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Number of Pages: 352p
Vendor: Christian Focus
Publication Date: 2001
|Dimensions: 8 1/2 X 5 1/2 X 3/4 (inches)|
Availability: In Stock
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A guide for us as we seek to apply Covenant theology to the challenges which contemporary Christians have to face in the culture they live and witness.
This robust restatement of covenant theology is not a backwards looking exercise, but drawing on a comprehensive knowledge of the past the author applies the doctrines and insights of covenant theology to the contemporary scene. He does so in a clear and engaging style, not shirking from dealing with difficulties and controversies, but always focusing matters on the life of the individual and the church.
David McKay has accomplished a remarkable goal in this book. He covers the full range of the topics of Christian doctrine from the standpoint of Covenant Theology, showing the relevance of the covenant in all aspects of faith and life. This is, in fact, a covenantal systematic theology. Particularly useful is McKay's treatment of contemporary issues from a covenant perspective: e.g., neo-orthodoxy, the New Age Movement, feminism, evolutionism, the "open view of God," etc. He interacts with an amazing range of Reformed authors, from Calvin to the Puritans to Murray, Van Til, and Reymond. I enthusiastically commend this work, and will use it in my Seminary courses.'
Covenant Theology is a way of understanding the entire biblical message from Genesis to Revelation as essentially one theme. It covers everything, and anyone who writes on it must not only be familiar with biblical themes, but must also be able to integrate historical, systematic and practical theology in such a way that what results is comprehensive and comprehensible. McKay manages to all of this with breathtaking ease. I have been waiting for over twenty years for such a book. This is it.'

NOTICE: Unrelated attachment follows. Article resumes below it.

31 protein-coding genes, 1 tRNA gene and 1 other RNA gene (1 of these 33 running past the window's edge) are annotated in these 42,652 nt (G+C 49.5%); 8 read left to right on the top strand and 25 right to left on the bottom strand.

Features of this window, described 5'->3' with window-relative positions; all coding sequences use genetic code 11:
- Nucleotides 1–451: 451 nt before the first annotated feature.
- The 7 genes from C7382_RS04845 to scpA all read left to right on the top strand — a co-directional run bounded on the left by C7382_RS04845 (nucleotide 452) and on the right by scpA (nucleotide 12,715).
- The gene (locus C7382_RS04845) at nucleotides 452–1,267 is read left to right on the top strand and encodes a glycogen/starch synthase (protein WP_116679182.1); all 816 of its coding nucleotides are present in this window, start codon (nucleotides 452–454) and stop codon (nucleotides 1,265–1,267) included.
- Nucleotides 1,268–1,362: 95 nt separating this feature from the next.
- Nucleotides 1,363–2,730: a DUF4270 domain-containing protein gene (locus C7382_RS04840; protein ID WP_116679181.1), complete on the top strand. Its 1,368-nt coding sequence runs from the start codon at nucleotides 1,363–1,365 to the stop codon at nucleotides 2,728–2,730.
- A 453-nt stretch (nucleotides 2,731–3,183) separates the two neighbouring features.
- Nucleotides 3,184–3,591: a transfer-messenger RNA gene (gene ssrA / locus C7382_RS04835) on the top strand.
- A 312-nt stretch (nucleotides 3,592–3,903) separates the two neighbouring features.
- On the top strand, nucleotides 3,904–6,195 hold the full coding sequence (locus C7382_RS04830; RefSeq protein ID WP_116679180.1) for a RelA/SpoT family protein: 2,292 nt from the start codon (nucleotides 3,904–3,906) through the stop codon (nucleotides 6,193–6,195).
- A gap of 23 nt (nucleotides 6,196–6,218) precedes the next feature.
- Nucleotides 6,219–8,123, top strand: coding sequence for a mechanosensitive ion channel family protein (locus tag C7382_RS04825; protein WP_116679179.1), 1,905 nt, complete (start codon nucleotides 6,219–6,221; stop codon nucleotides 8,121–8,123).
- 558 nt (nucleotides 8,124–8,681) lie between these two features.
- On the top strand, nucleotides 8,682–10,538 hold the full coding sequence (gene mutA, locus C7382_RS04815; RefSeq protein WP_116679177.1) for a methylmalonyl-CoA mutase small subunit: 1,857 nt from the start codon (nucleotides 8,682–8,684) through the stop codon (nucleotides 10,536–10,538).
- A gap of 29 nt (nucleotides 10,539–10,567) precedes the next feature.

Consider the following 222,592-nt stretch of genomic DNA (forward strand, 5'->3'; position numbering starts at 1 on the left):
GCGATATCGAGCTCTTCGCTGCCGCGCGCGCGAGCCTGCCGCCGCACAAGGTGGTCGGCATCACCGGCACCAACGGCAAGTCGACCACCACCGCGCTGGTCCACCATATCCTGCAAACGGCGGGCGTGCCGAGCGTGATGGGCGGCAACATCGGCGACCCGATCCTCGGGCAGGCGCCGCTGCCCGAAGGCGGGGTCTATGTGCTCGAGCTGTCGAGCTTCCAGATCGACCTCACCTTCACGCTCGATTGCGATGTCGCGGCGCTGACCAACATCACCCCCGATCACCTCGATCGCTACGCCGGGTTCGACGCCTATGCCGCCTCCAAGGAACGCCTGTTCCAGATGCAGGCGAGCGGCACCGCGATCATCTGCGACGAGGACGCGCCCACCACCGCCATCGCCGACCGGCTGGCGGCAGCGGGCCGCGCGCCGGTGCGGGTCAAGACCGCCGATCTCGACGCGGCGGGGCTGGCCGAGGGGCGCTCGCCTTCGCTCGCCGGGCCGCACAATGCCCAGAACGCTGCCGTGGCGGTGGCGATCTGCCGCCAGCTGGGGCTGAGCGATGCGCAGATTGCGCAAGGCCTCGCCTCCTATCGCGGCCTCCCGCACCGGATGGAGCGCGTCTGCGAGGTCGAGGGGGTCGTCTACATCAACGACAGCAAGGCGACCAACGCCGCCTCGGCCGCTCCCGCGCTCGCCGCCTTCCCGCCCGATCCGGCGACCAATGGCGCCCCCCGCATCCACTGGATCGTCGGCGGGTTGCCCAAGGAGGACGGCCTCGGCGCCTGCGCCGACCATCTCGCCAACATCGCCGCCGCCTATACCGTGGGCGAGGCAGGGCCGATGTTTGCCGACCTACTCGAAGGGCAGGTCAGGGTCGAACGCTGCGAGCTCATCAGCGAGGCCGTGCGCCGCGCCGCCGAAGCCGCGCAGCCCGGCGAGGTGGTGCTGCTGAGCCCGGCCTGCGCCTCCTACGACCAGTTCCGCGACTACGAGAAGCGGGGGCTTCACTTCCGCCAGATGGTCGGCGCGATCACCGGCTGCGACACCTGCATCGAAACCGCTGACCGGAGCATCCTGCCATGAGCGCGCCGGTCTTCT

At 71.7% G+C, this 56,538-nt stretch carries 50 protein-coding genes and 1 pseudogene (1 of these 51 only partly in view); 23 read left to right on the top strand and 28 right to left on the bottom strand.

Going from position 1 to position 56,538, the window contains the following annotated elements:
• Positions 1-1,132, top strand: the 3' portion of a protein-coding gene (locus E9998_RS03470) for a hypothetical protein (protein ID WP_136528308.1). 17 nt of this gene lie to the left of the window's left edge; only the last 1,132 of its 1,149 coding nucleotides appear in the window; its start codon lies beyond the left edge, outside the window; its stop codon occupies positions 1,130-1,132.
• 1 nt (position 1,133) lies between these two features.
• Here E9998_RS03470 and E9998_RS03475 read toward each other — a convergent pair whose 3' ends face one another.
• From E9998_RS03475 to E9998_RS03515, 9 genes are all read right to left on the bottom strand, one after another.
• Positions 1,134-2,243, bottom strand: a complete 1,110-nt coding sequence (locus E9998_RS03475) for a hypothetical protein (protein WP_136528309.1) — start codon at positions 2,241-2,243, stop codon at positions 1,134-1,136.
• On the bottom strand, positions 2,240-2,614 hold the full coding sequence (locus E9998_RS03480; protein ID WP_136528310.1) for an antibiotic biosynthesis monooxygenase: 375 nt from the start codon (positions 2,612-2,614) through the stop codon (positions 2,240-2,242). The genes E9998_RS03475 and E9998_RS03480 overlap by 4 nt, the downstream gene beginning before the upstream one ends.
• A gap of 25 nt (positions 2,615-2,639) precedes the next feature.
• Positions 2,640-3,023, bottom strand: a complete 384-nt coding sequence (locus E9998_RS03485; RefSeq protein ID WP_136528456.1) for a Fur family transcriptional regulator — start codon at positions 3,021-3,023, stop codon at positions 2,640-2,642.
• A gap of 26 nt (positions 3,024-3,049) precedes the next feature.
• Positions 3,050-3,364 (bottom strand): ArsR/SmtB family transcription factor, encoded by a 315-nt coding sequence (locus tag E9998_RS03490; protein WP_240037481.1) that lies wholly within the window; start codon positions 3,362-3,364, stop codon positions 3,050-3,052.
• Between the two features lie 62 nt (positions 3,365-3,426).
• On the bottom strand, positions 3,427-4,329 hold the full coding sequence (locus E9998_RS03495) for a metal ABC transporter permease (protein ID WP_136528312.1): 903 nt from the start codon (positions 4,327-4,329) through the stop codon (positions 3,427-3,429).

Mississippi PastorAge: 25-34Gender: male4 Stars Out Of 5Highly RecommendAugust 20, 2013Mississippi PastorAge: 25-34Gender: maleQuality: 4Value: 5Meets Expectations: 4This work is very good. While ostensibly a work on covenant theology it really is a "body of divinity" that looks at the way covenant theology informs every aspect of the Christian life from Baptism to Justification to Eldership to National Covenanting.
This book is written by a professor at the Reformed Theological College of the Reformed Presbyterian Church of Ireland in Belfast and as such contains some excellent defenses of the mediatorial reign of Christ as well as an entire chapter at the end on covenanting in personal, ecclesiastical, and national relations.
There are a number of notable recommendations on the back including Derek Thomas and Wayne Spear.
A Reader1 Stars Out Of 5January 24, 2002A ReaderThis book is boring and not that scholarly. I was really disappointed by this book because I thought this book was an in-depth treatment of covenant theology. However, what I got was a mini-systematic theology from a Reformed/Covenant perspective. The writing style is dry and the author's insistence that covenant theology is the only "Biblical" way of looking at Scripture was not backed up by detailed exegesis of passages. Also, the book is very shallow and unstimulating. If one is looking for a book on covenant theology look elsewhere.